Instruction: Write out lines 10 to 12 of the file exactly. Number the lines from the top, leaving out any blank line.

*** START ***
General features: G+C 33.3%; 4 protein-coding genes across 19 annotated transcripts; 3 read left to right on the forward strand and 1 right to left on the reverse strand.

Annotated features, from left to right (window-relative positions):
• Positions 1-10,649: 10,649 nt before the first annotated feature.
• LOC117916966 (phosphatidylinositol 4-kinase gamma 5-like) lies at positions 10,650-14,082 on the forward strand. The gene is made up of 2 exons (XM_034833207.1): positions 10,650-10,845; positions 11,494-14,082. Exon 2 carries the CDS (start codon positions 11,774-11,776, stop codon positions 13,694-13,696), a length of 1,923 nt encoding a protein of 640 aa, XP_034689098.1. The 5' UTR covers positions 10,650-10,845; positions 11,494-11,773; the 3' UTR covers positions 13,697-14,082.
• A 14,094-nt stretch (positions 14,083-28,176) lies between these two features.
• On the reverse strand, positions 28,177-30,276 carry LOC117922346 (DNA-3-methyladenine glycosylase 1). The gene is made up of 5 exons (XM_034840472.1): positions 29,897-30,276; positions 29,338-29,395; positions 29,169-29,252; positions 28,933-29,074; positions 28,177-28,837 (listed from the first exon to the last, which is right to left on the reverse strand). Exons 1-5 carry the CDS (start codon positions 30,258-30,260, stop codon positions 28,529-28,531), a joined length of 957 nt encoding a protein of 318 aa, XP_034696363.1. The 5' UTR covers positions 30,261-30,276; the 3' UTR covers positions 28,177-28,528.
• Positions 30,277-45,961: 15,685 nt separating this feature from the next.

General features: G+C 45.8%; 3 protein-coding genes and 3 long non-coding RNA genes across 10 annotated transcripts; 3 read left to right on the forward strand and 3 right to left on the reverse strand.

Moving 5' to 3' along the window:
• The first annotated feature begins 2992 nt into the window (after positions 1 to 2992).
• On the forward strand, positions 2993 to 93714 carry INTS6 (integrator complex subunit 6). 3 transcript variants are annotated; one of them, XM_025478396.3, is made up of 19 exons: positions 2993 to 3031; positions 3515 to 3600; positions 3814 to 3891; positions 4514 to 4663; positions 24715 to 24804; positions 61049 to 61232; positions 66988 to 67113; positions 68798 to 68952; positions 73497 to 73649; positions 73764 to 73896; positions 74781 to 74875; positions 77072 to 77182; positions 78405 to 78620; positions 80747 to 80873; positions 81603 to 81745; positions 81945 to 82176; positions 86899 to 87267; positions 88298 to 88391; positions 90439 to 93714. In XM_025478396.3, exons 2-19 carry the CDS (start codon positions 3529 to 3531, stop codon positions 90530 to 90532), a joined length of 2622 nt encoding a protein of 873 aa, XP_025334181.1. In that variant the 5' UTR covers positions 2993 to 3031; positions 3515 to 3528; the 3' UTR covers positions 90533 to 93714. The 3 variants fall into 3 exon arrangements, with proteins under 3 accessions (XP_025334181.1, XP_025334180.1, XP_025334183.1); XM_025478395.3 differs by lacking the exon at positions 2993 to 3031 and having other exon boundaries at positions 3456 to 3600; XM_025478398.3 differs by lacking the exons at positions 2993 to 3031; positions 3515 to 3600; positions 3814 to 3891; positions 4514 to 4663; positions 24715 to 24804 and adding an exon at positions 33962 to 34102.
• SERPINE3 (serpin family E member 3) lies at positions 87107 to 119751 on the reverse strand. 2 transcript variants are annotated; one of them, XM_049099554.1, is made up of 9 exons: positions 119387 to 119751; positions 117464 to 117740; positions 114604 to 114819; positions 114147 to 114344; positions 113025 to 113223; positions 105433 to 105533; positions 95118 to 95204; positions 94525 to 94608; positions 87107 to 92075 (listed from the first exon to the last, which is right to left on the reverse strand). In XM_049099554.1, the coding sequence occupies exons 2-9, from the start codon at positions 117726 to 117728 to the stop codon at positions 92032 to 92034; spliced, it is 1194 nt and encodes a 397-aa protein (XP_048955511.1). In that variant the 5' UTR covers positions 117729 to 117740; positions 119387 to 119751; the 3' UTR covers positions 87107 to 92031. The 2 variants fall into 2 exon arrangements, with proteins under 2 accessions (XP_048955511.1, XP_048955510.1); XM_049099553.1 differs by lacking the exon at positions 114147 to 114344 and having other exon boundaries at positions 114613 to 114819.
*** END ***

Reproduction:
• The first annotated feature begins 2992 nt into the window (after positions 1 to 2992).
• On the forward strand, positions 2993 to 93714 carry INTS6 (integrator complex subunit 6). 3 transcript variants are annotated; one of them, XM_025478396.3, is made up of 19 exons: positions 2993 to 3031; positions 3515 to 3600; positions 3814 to 3891; positions 4514 to 4663; positions 24715 to 24804; positions 61049 to 61232; positions 66988 to 67113; positions 68798 to 68952; positions 73497 to 73649; positions 73764 to 73896; positions 74781 to 74875; positions 77072 to 77182; positions 78405 to 78620; positions 80747 to 80873; positions 81603 to 81745; positions 81945 to 82176; positions 86899 to 87267; positions 88298 to 88391; positions 90439 to 93714. In XM_025478396.3, exons 2-19 carry the CDS (start codon positions 3529 to 3531, stop codon positions 90530 to 90532), a joined length of 2622 nt encoding a protein of 873 aa, XP_025334181.1. In that variant the 5' UTR covers positions 2993 to 3031; positions 3515 to 3528; the 3' UTR covers positions 90533 to 93714. The 3 variants fall into 3 exon arrangements, with proteins under 3 accessions (XP_025334181.1, XP_025334180.1, XP_025334183.1); XM_025478395.3 differs by lacking the exon at positions 2993 to 3031 and having other exon boundaries at positions 3456 to 3600; XM_025478398.3 differs by lacking the exons at positions 2993 to 3031; positions 3515 to 3600; positions 3814 to 3891; positions 4514 to 4663; positions 24715 to 24804 and adding an exon at positions 33962 to 34102.
• SERPINE3 (serpin family E member 3) lies at positions 87107 to 119751 on the reverse strand. 2 transcript variants are annotated; one of them, XM_049099554.1, is made up of 9 exons: positions 119387 to 119751; positions 117464 to 117740; positions 114604 to 114819; positions 114147 to 114344; positions 113025 to 113223; positions 105433 to 105533; positions 95118 to 95204; positions 94525 to 94608; positions 87107 to 92075 (listed from the first exon to the last, which is right to left on the reverse strand). In XM_049099554.1, the coding sequence occupies exons 2-9, from the start codon at positions 117726 to 117728 to the stop codon at positions 92032 to 92034; spliced, it is 1194 nt and encodes a 397-aa protein (XP_048955511.1). In that variant the 5' UTR covers positions 117729 to 117740; positions 119387 to 119751; the 3' UTR covers positions 87107 to 92031. The 2 variants fall into 2 exon arrangements, with proteins under 2 accessions (XP_048955511.1, XP_048955510.1); XM_049099553.1 differs by lacking the exon at positions 114147 to 114344 and having other exon boundaries at positions 114613 to 114819.